If I really stop and think about the whole idea of “living to eat” vs. “eating to live”, it really makes me consider the power that food has – Or rather, the power we GIVE food. If I was “eating to live” rather than “living to eat”, I would be just as happy with a piece of celery, as I would a piece of pecan pie – But I’m not. When I think of a reward for a job well done or a special occasion, I don’t think about giving someone a hardboiled egg, I think about giving them a box of chocolates. If I dig even deeper, why am I even using food as a reward in the first place? Why does a treat usually imply something yummy and sweet? When I’ve had a hard day or I’m stressed out about something, why is it that I find comfort in a bag of Doritos, but not a spinach salad? We “use” food. We give it the ability to make or break us. If we avoid the treats, we’re “good”. If we indulge, we’re “bad”. We use food to make us feel better, but if we use it too much, it makes us feel worse. Why? How did we allow food to have this power over us?
Just like we give the number on the scale, we give food too much credit. It’s one thing to enjoy a nice meal with a group of friends, but it’s an entirely different thing to “use” that food to determine how we feel. Why should I feel like a better person because I ordered a chicken salad, than I would be if I ordered the chicken fettuccine? We allow food to make us feel guilty if we eat the wrong thing (or too much of it). Why should we feel so bad about enjoying a piece of birthday cake if we know that it’s going to be really REALLY good? We allow food to be the “go to” when we’re anxious. What makes us think that the Doritos are going to make us feel better? If we can try to think of food as just food, maybe we can try and take away some of the power. Don’t get me wrong, it won’t be easy and it’s going to take a lot of practice, but isn’t it worth a try? Aren’t YOU worth it?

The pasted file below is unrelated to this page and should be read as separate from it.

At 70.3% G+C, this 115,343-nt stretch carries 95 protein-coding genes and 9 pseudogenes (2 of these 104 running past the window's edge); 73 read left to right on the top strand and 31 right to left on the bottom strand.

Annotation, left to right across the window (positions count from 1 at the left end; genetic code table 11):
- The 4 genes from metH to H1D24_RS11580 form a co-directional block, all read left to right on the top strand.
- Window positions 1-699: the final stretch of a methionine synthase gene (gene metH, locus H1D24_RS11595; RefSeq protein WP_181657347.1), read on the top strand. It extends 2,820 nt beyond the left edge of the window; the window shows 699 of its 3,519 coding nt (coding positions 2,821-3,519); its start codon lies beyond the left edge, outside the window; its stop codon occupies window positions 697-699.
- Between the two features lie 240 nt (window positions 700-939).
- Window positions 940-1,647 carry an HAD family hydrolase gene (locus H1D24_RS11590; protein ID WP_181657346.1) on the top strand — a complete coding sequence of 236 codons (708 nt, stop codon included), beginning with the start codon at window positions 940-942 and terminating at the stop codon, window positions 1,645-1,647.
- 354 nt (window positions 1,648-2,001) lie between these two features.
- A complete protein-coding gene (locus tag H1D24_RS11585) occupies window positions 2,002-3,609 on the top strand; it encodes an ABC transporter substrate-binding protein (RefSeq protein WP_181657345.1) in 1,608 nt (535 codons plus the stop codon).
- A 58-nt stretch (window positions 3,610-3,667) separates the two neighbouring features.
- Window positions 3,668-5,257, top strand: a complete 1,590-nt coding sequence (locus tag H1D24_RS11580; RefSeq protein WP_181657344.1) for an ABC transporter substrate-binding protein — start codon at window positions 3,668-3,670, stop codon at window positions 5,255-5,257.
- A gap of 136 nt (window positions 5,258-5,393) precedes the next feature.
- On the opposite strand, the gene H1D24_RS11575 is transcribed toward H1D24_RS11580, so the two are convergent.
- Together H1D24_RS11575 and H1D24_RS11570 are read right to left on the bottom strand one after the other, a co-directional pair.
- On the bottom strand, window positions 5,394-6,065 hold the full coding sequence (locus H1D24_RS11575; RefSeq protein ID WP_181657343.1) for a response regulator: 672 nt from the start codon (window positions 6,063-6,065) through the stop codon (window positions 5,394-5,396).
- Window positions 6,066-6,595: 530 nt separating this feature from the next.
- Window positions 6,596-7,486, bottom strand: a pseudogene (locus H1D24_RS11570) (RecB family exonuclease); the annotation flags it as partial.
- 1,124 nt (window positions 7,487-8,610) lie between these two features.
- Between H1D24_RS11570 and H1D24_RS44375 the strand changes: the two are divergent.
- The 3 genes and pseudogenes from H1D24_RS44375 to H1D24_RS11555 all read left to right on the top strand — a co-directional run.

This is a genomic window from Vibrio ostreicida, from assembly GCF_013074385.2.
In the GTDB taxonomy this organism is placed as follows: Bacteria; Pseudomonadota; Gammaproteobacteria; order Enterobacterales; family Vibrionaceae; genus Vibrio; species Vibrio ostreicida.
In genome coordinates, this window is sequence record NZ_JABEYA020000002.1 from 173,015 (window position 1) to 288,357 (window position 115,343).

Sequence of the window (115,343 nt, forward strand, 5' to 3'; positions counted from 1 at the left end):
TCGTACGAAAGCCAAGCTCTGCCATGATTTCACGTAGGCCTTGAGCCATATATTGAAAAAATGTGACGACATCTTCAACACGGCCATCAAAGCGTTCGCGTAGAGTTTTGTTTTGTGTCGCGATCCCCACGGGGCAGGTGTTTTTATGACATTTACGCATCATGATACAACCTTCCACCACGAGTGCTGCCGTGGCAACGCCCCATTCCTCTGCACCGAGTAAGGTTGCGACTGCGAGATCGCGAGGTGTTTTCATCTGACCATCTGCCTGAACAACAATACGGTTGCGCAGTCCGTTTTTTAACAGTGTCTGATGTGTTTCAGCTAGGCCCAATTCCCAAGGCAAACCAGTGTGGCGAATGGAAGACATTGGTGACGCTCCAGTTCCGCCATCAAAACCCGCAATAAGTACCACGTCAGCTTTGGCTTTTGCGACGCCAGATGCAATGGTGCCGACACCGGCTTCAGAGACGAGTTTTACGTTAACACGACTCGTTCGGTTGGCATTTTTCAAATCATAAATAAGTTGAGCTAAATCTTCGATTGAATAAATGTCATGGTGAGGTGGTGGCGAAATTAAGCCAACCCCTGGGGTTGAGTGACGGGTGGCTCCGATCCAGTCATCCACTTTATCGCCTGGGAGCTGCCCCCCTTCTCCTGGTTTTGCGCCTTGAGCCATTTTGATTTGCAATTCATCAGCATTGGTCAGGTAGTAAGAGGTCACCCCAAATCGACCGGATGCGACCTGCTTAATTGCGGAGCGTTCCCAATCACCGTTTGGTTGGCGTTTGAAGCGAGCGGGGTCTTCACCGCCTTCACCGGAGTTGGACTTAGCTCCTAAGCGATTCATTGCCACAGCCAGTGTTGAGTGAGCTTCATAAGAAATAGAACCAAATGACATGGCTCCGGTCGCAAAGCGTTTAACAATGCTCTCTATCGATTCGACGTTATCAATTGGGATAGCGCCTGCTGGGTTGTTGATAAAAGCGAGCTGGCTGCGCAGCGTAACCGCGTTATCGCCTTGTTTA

The following excerpt is from the November 2012 issue of Overeaters Anonymous’ publication Lifeline.
“Food is not my best friend, my confidante or my lover. Food does not fix broken promises, broken hearts or broken dishwashers. It doesn’t clean my house, organize my life or organize my mind. Food won’t hold my hand and walk me through the dark when I am afraid or whisper good advice in my ear when I am about to screw up. Food does not carry a tissue in its back pocket to wipe away tears, nor does food have a shoulder to lean on when I just can’t go another step. It does not fix any of my problems.
Food is not my advocate when I am treated unfairly or my spokesperson when I can’t speak for myself. Food does not make right old wrongs, does not erase childhood trauma or make past abuse finally okay. It does not eliminate long-standing grudges, old mistakes or pain. Food does not make the disappointment go away or play games with me when boredom sets in. Food does not help me deal with a job I hate, a person I hate or my own self-hate. Food does not give me things, will not make me prettier or smarter or thinner (especially not thinner).
Food will cover up the truth, food will distort reality, and food will pretend to do all the things that food really can’t do.
Food, I am learning my friends, is just that. It’s just food.”